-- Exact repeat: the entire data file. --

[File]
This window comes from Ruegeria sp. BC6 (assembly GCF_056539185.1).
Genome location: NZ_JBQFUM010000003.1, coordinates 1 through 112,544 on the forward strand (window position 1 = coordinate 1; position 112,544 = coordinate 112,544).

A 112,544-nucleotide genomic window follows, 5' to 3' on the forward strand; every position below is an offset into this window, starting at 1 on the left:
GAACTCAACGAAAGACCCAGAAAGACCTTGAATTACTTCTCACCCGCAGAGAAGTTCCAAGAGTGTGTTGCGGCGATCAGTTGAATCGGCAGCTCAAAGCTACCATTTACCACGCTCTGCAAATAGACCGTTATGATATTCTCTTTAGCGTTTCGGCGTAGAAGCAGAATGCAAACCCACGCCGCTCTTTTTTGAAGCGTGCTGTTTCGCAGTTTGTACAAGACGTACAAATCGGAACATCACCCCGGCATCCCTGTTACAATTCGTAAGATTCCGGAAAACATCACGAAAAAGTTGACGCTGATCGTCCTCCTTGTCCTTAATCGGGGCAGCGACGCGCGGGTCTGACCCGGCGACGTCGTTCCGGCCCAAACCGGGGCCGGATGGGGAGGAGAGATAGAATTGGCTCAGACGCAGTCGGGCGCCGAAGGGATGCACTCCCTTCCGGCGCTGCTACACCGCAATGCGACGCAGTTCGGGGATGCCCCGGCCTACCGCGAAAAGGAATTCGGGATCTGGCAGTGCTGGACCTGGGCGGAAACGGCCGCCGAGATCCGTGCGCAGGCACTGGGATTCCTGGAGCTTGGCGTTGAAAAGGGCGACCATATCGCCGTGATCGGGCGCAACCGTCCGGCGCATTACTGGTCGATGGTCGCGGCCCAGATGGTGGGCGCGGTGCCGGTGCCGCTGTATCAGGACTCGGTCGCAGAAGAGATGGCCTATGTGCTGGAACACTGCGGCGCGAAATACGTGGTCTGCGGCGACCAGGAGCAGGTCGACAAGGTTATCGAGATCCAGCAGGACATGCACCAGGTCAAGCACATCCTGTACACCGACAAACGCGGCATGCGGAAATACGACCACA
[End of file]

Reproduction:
This window comes from Ruegeria sp. BC6 (assembly GCF_056539185.1).
Genome location: NZ_JBQFUM010000003.1, coordinates 1 through 112,544 on the forward strand (window position 1 = coordinate 1; position 112,544 = coordinate 112,544).

A 112,544-nucleotide genomic window follows, 5' to 3' on the forward strand; every position below is an offset into this window, starting at 1 on the left:
GAACTCAACGAAAGACCCAGAAAGACCTTGAATTACTTCTCACCCGCAGAGAAGTTCCAAGAGTGTGTTGCGGCGATCAGTTGAATCGGCAGCTCAAAGCTACCATTTACCACGCTCTGCAAATAGACCGTTATGATATTCTCTTTAGCGTTTCGGCGTAGAAGCAGAATGCAAACCCACGCCGCTCTTTTTTGAAGCGTGCTGTTTCGCAGTTTGTACAAGACGTACAAATCGGAACATCACCCCGGCATCCCTGTTACAATTCGTAAGATTCCGGAAAACATCACGAAAAAGTTGACGCTGATCGTCCTCCTTGTCCTTAATCGGGGCAGCGACGCGCGGGTCTGACCCGGCGACGTCGTTCCGGCCCAAACCGGGGCCGGATGGGGAGGAGAGATAGAATTGGCTCAGACGCAGTCGGGCGCCGAAGGGATGCACTCCCTTCCGGCGCTGCTACACCGCAATGCGACGCAGTTCGGGGATGCCCCGGCCTACCGCGAAAAGGAATTCGGGATCTGGCAGTGCTGGACCTGGGCGGAAACGGCCGCCGAGATCCGTGCGCAGGCACTGGGATTCCTGGAGCTTGGCGTTGAAAAGGGCGACCATATCGCCGTGATCGGGCGCAACCGTCCGGCGCATTACTGGTCGATGGTCGCGGCCCAGATGGTGGGCGCGGTGCCGGTGCCGCTGTATCAGGACTCGGTCGCAGAAGAGATGGCCTATGTGCTGGAACACTGCGGCGCGAAATACGTGGTCTGCGGCGACCAGGAGCAGGTCGACAAGGTTATCGAGATCCAGCAGGACATGCACCAGGTCAAGCACATCCTGTACACCGACAAACGCGGCATGCGGAAATACGACCACA